Alcoa invests $102 million in Jamaican ops

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Alcoa and the government of Jamaica have approved plans to immediately expand Alcoa’s Jamalco alumina refinery by 150,000 metric tons per year.


announced recently that its Alcoa World Alumina and Chemicals (AWAC) affiliate and the government of


have approved plans to immediately expand the Jamalco alumina refinery in

Clarendon, Jamaica

by 150,000 metric tons per year (mtpy) as the first phase of the overall 1.5 million mtpy capacity expansion.

This first phase will cost approximately $77 million, with the commitment of another $25 million to finalise detailed engineering on the full project over the next three months. Full production from the first phase is expected by the end of 2006.

"There is concrete evidence of progress in our Jamalco facility and it has earned the right to grow,” said Bernt Reitan, President of Alcoa Primary Products. “Pulling forward a portion of our larger expansion will allow us to leverage globally with other brownfield and greenfield projects to reduce our costs and gain efficiencies.”

A final investment decision on the larger expansion project, which would more than double the refinery's total capacity to at least 2.8 million mtpy, is expected in the third quarter of 2005. As part of that project, AWAC ownership in the refinery will move from 50 percent to at least 70 percent. The government of Jamaica will continue to own the remaining percentage. Upon approval, it is expected that the expansion project will be completed by the end of 2007.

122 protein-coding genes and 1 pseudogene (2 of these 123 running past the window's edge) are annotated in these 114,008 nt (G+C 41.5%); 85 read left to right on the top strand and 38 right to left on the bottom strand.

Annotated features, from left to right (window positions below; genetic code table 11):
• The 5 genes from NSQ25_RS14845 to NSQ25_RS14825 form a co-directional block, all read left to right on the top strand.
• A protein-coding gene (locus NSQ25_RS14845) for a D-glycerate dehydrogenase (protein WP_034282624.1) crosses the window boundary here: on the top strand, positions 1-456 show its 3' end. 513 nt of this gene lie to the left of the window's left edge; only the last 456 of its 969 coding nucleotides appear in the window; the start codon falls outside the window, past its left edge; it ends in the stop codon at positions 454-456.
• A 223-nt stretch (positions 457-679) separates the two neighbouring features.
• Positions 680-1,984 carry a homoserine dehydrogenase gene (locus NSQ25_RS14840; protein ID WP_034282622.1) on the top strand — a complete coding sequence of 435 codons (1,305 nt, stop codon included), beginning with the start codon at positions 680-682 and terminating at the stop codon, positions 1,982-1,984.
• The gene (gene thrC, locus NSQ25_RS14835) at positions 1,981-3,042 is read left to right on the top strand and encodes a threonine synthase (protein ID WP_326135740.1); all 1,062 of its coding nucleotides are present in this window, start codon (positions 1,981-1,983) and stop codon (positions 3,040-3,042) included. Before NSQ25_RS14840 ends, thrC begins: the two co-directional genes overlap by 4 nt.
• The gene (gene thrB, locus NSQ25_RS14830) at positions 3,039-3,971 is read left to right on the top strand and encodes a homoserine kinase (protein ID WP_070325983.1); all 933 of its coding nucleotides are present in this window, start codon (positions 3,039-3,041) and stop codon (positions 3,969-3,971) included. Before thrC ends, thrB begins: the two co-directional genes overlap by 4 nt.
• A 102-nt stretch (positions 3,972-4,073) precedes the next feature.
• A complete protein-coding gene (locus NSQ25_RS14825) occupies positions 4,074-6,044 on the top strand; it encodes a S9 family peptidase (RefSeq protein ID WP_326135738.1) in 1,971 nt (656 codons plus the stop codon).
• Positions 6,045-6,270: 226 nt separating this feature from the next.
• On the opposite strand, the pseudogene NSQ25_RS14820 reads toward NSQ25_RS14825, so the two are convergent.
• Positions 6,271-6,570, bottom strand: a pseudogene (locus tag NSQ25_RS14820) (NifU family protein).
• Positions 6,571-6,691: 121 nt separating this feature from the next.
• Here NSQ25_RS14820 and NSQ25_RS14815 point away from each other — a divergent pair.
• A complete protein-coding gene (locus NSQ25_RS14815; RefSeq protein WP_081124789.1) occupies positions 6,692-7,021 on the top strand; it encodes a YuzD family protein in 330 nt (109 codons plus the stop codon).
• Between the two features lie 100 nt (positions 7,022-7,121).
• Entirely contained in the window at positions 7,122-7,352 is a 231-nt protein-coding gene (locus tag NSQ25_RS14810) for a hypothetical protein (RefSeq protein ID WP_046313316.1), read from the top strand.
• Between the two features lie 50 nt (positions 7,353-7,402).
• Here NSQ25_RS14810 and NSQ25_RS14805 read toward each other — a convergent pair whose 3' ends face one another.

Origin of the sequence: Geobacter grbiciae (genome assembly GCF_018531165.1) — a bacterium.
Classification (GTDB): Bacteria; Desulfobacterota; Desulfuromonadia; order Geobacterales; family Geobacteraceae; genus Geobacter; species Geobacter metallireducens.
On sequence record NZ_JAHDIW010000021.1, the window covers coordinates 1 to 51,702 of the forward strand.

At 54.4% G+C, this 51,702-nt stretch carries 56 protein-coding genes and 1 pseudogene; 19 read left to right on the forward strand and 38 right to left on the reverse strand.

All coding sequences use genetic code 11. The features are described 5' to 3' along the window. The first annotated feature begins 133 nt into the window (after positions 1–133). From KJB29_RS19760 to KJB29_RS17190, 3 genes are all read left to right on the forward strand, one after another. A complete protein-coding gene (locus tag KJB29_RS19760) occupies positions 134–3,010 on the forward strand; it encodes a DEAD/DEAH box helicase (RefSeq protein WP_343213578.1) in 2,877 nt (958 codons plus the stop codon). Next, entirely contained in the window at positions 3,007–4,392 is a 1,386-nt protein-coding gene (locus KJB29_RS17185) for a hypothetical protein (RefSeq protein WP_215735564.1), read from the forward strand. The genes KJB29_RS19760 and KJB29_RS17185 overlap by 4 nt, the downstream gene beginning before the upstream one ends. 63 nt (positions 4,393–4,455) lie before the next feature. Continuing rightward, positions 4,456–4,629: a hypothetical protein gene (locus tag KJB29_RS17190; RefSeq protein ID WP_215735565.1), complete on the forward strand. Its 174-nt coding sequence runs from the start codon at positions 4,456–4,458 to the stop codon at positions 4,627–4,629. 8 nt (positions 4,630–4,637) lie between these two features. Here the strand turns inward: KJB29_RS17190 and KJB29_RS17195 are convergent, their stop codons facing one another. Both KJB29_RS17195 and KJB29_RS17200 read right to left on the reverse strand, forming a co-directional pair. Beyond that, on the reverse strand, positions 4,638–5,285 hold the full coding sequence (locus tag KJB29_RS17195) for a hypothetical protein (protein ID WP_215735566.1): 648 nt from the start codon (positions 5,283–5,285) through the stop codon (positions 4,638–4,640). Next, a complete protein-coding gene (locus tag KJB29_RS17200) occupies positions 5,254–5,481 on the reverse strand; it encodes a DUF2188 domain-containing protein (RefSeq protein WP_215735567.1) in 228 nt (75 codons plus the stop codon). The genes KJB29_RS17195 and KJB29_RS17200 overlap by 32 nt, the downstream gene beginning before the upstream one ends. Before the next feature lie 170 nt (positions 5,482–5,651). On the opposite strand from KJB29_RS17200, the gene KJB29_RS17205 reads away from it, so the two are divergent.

Expansions at Jamalco stem from a 2002 agreement with the Jamaican government to remove a nearly 30-year-old levy on bauxite in order to encourage investment. As a result of that levy removal and investments to expand, the Jamalco refinery is among the world's lowest-cost refineries. AWAC is a global alliance between Alcoa and Alumina Ltd, with Alcoa holding 60 percent.

Separately, Alcoa announced today that it will close its KAMA rigid plastic sheet manufacturing plant in Elyria Ohio in the third quarter of this year. Alcoa says it is closing the plant, which has 66 employees, in order to align system production with demand.

"The decision to close this plant was very difficult," said Mario Garza, KAMA Global Vice President of Operations. "Despite the best efforts of our work force, the cost structure of the Elyria plant is not competitive in today's global market."

The Elyria plant produces plastic sheet for thermoforming into consumer products such as deli trays, clam shells and cookie trays.